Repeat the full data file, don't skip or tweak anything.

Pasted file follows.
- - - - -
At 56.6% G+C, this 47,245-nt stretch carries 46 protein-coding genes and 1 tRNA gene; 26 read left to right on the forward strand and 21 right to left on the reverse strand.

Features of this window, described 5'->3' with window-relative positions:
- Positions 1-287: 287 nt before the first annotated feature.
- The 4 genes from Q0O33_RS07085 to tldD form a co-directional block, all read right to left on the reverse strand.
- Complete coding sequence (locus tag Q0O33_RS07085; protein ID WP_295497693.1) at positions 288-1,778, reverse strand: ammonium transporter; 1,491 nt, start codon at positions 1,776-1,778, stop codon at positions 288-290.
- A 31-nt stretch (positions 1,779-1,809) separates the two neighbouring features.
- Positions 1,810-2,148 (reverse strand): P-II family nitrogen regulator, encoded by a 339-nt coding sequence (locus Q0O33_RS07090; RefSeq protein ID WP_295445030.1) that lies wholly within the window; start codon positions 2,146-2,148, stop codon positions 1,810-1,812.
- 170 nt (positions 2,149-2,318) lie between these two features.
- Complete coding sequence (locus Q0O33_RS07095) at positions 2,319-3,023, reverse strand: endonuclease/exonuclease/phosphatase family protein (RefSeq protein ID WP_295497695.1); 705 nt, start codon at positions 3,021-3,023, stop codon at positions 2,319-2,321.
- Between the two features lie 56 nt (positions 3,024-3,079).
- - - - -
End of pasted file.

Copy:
At 56.6% G+C, this 47,245-nt stretch carries 46 protein-coding genes and 1 tRNA gene; 26 read left to right on the forward strand and 21 right to left on the reverse strand.

Features of this window, described 5'->3' with window-relative positions:
- Positions 1-287: 287 nt before the first annotated feature.
- The 4 genes from Q0O33_RS07085 to tldD form a co-directional block, all read right to left on the reverse strand.
- Complete coding sequence (locus tag Q0O33_RS07085; protein ID WP_295497693.1) at positions 288-1,778, reverse strand: ammonium transporter; 1,491 nt, start codon at positions 1,776-1,778, stop codon at positions 288-290.
- A 31-nt stretch (positions 1,779-1,809) separates the two neighbouring features.
- Positions 1,810-2,148 (reverse strand): P-II family nitrogen regulator, encoded by a 339-nt coding sequence (locus Q0O33_RS07090; RefSeq protein ID WP_295445030.1) that lies wholly within the window; start codon positions 2,146-2,148, stop codon positions 1,810-1,812.
- 170 nt (positions 2,149-2,318) lie between these two features.
- Complete coding sequence (locus Q0O33_RS07095) at positions 2,319-3,023, reverse strand: endonuclease/exonuclease/phosphatase family protein (RefSeq protein ID WP_295497695.1); 705 nt, start codon at positions 3,021-3,023, stop codon at positions 2,319-2,321.
- Between the two features lie 56 nt (positions 3,024-3,079).